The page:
The Square-tailed Kite is classified as widespread, but rare, and has suffered declines as a result of land clearing for agriculture and development, and degradation of habitat as a result of prescribed burning and logging. The Victorian population is estimated at between 20 and 50 pairs, although it is seen more frequently in western Victoria in recent years (Tzaros C, 2020, Garnett & Crowley 2000). The conservation status of the Square-tailed Kite was recently re-assessed from Vulnerable in 2013 (DSE 2013) to Critically Endangered in 2020 as part of the Victoria Government’s Conservation Status Assessment Project (DELWP 2020). Critically Endangered!!

This is interesting given the recent anecdotal reports of an increasing population in western Victoria, but this may be a case of better conditions in Victoria compared to SA, NSW and Queensland. As a top order predator, these birds need a healthy forest, with a full suite of insect life and eucalypt flowering to support the honeyeaters and other small birds that support the kites.  

References

Marchant, S. & Higgins, P.J. (Eds) (1993). Handbook of Australian, New Zealand & Antarctic Birds, Volume 2: Raptors to Lapwings. Oxford University Press, Melbourne.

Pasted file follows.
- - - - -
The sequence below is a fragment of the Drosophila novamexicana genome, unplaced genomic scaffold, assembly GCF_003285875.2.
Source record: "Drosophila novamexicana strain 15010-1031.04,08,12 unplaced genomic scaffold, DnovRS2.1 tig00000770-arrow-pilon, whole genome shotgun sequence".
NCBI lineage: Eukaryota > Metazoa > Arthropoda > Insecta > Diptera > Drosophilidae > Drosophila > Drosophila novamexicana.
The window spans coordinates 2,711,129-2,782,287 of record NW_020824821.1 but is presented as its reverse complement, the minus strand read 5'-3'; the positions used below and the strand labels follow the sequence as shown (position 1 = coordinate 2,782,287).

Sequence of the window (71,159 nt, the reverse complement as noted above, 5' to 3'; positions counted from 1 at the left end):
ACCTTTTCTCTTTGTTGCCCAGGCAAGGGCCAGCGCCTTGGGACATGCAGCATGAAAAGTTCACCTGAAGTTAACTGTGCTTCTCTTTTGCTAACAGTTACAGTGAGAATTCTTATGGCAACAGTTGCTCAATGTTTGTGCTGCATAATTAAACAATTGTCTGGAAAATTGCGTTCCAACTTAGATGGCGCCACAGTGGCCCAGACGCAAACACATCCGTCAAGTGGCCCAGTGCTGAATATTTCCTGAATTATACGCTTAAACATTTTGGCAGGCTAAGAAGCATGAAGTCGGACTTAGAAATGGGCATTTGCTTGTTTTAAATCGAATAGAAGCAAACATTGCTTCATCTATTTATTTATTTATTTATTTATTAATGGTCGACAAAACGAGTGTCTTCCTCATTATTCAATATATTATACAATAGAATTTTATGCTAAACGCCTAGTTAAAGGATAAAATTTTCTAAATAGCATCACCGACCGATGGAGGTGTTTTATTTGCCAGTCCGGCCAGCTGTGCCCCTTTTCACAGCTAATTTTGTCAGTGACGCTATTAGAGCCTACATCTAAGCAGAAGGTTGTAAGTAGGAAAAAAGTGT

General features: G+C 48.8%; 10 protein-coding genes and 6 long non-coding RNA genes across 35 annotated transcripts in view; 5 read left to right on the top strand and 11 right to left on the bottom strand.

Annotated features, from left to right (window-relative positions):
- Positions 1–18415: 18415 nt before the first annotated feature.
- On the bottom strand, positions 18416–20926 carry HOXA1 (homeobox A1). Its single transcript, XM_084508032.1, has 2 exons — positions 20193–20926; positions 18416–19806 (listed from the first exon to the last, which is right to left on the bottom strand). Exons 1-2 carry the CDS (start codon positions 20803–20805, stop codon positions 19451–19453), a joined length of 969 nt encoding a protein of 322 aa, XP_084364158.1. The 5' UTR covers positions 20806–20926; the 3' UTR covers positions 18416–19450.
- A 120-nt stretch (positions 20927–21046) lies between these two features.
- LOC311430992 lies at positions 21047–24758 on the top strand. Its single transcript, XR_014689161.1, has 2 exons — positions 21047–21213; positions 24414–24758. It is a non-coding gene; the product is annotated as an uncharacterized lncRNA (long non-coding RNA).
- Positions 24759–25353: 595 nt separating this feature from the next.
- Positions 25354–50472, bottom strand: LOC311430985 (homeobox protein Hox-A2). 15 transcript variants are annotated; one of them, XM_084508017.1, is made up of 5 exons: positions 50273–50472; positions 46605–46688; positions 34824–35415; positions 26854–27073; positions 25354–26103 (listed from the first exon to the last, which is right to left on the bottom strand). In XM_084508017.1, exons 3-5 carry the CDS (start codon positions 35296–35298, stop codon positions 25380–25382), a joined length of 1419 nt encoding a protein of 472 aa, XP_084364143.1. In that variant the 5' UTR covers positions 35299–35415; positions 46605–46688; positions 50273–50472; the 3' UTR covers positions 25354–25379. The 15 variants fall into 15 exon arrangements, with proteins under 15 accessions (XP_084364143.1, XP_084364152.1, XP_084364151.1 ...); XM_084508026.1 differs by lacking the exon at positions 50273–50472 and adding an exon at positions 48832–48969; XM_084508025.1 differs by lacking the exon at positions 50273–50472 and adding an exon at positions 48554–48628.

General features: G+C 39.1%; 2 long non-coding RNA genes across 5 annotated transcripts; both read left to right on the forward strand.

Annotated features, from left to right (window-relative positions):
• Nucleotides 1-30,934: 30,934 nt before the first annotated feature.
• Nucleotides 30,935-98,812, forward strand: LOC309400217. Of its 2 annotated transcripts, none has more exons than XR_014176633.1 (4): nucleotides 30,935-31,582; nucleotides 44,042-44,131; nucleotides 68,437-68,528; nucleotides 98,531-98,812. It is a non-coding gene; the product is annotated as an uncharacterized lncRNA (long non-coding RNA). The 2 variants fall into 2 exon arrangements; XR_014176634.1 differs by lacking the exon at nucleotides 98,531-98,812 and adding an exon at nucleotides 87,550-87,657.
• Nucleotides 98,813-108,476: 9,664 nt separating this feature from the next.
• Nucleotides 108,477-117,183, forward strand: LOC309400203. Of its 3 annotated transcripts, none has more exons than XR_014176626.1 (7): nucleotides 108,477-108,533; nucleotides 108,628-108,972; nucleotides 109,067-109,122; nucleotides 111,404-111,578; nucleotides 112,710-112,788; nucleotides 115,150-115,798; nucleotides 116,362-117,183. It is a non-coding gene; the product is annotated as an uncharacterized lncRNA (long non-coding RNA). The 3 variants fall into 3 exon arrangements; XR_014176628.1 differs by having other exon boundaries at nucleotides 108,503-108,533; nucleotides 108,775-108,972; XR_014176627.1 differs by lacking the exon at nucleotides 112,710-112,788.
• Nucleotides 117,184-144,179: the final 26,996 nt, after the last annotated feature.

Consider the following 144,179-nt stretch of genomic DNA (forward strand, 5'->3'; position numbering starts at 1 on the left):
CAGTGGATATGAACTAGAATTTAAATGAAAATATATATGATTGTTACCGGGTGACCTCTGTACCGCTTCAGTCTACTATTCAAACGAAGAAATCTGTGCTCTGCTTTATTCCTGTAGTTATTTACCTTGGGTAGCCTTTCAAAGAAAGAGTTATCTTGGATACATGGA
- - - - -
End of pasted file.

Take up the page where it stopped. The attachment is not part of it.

https://www.environment.vic.gov.au/conserving-threatened-species/threatened-list

Resources

Such delights -Square-tailed Kites! A wonderful blog post with writing, images and video about a pair of kites in Clunes.

Video footage of an adult soaring low through the canopy, and adults and chicks at nest, by “filming wildlife”.

November 2nd – context shot! Taken from the road on the first day of observations. All data in Birdata as incidental sightings

2 Comments

  1. Sue Boekel

    Fantastic story and photos Tanya…this is a case of ‘go find a Kite’ instead of ‘go fly a kite’. I’m also seeing more pairs of S-t Ks hawking in Central Vic! Good news!

    Reply
    • Tanya Loos

      Thanks Sue! It was such a pleasure to watch the kites every day. And how good to have a good news story for once eh! See you out in the bush soon I hope, Tanya

      Reply